Thymic Tumors Guidelines

Updated: Feb 22, 2021
  • Author: Dale K Mueller, MD; Chief Editor: Mary C Mancini, MD, PhD, MMM  more...
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Guidelines for Thymic Neuroendocrine Tumors

The following organizations have released guidelines for the management of thymic neuroendocrine tumors (NETs):

  • National Comprehensive Cancer Network (NCCN) [11]
  • North American Neuroendocrine Tumor Society (NANETS) [18]
  • European Society of Medical Oncology (ESMO) [19]

Grading and staging

Grading schemes for gastroenteropancreatic NETs use mitotic count; the level of the nuclear protein Ki-67, which is associated with cellular proliferation; and assessment of necrosis. However, for NETs of the lungs and thymus, the WHO includes only mitotic count and assessment of necrosis. [20]  

Under the 2015 WHO grading scheme, tumors fall into one of the following three grades [20] :

  • Low-grade tumors, < 2 mitoses per 10 high power fields (HPFs; or 2 mm 2) and no necrosis
  • Intermediate tumors, 2-10 mitoses per 10 HPFs/2 mm 2 and/or foci of necrosis
  • High-grade tumors, >10 mitoses per 10 HPFs/2 mm 2

Whereas NCCN recommends use of the WHO scheme for grading, it also recommends that tumor differentiation, mitotic rate, and Ki-67 rate be included in the pathology report and that the specific classification and grading scheme be noted to avoid confusion. [11] Clinicians are advised to view histologic grade as a general guide and use clinical judgment to make treatment decisions, particularly in cases of discordance between differentiation and Ki-67 proliferation results.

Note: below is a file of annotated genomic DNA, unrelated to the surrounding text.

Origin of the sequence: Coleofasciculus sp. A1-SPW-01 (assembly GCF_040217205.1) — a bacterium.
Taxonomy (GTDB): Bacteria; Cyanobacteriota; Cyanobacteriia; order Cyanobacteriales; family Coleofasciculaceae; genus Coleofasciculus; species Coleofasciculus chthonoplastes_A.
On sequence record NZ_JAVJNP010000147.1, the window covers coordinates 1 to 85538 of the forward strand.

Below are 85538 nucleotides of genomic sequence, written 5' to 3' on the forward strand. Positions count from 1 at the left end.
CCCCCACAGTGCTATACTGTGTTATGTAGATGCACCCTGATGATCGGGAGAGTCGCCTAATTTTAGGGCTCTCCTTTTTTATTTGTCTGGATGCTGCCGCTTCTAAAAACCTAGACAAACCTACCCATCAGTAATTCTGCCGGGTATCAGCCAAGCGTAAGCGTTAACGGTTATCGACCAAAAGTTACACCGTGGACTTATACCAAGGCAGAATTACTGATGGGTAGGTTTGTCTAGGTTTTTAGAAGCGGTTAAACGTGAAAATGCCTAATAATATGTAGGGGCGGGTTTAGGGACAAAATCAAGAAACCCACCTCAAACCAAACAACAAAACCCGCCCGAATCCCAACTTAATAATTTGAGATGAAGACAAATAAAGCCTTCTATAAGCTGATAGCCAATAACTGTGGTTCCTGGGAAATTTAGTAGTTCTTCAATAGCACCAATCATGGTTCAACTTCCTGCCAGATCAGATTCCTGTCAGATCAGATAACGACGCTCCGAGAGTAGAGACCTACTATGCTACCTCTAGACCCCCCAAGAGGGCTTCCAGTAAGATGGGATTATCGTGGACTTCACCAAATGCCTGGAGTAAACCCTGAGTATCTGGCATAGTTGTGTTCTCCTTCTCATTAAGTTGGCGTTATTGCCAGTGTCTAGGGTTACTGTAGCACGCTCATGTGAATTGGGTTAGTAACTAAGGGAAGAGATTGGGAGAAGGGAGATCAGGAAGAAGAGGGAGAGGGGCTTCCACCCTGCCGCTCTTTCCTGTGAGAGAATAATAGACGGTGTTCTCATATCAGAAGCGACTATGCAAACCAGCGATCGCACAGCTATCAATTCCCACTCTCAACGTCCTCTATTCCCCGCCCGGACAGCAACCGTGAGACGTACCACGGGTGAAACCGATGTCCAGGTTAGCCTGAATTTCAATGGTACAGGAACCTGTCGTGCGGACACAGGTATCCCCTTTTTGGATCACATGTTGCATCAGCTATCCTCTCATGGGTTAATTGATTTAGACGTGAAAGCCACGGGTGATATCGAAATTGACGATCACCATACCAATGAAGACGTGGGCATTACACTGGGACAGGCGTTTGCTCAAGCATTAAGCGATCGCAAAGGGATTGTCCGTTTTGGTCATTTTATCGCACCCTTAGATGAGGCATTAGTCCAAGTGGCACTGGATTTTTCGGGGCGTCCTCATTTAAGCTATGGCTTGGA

ESMO uses only mitotic count in determining tumor grade, as follows [19] :

  • Low-grade tumors, < 10 mitoses/10 HPFs
  • Intermediate tumors, 10-20 mitoses/10 HPFs
  • High-grade tumors, >20 mitoses/10 HPFs

The ESMO guidelines recommend staging according to the seventh edition of the American Joint Committee on Cancer's AJCC Cancer Staging Manual [19] ; the NCCN guidelines follow the eighth edition. [11]  TNM staging of thymic NETs follows the general rules for tumors of the thymus. [9]

NANETS concluded that while the criteria differ among the various classification systems, the underlying data are similar and pathology reports should include notation of the systems and parameters used to assign the grade and stage. For NETs of the thorax (including the lungs and thymus) resection margins should be indicated, measuring the distance from the tumor edge to guarantee radical excision on surgical specimens. [18]

NCCN recommendations include the following [11] :

  • Localized disease (stage I/II) - Surgical resection
  • Locoregional disease (stage IIIA/B) - If the lesion is resectable, surgical resection with clean margins; if resection is incomplete or margins are positive, follow with radiation therapy (RT) and/or chemotherapy; if the lesion is locally unresectable, consider observation or RT with or without cytotoxic chemotherapy

The NANETS guidelines include the following recommendations [18] :

  • Locoregional disease - Surgical resection including mediastinal lymphadenectomy
  • Recurrent localized disease - Surgical resection of localized disease
  • Metastatic or unresectable disease - Options include RT (for unresectable disease), everolimus, interferon alfa, or temozolomide

The ESMO guidelines note that a protracted follow-up should always be performed after surgical resection because of the high rates of recurrence. For metastatic disease, although the available chemotherapy regimens have not demonstrated good effects, cisplatin-based regimens have been of value and temozolomide-based treatment gives some benefit. [19]


Guidelines for Thymoma and Thymic Carcinoma

NCCN guidelines have been developed for management of thymoma and thymic carcinoma. [10]

Initial management

Recommendations for initial management include the following [10] :